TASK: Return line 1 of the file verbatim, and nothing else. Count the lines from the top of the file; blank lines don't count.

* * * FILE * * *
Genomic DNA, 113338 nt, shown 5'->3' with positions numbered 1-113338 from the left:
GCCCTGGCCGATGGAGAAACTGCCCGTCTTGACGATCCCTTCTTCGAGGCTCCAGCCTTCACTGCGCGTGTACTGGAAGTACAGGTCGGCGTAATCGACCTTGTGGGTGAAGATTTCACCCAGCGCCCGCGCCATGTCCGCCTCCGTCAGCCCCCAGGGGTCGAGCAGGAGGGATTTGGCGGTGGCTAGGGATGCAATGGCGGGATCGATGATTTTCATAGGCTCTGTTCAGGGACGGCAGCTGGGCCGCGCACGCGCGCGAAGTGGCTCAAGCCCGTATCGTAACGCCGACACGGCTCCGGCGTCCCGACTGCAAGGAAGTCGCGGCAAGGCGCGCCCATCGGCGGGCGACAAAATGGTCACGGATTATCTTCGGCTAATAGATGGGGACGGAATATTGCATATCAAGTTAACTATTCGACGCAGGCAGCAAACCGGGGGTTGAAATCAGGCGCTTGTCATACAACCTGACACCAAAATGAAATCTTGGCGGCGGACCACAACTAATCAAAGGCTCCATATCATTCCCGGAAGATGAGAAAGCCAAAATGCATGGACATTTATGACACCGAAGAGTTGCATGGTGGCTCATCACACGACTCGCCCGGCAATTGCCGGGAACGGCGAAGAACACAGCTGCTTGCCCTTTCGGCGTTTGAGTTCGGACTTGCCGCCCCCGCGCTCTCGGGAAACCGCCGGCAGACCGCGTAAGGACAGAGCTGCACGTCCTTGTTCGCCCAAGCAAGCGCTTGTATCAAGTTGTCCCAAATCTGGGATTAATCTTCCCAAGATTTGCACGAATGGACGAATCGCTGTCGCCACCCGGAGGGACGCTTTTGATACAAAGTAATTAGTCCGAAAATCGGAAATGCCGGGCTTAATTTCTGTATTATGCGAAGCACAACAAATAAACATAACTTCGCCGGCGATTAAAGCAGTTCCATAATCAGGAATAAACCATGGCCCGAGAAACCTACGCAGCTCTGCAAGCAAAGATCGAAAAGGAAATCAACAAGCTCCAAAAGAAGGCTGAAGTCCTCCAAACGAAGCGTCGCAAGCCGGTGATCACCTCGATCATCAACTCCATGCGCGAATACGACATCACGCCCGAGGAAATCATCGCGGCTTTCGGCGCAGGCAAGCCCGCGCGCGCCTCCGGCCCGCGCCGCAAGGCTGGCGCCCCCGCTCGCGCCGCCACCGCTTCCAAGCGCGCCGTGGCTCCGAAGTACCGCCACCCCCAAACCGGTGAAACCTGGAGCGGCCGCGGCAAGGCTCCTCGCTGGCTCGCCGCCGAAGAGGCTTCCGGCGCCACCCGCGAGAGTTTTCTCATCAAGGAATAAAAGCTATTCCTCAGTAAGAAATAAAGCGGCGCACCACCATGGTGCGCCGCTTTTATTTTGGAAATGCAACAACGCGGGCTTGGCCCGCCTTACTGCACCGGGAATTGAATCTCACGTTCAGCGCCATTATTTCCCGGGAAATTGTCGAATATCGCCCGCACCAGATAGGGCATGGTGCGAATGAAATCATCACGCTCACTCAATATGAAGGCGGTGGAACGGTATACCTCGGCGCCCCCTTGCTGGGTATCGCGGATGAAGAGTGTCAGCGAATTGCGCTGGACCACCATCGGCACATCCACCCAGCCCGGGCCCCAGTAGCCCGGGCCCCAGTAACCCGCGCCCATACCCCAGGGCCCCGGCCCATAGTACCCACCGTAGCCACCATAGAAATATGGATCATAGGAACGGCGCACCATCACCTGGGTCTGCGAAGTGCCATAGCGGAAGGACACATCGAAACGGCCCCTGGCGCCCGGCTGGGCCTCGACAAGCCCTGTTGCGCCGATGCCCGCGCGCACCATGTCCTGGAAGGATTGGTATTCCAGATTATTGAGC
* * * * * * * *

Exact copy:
Genomic DNA, 113338 nt, shown 5'->3' with positions numbered 1-113338 from the left: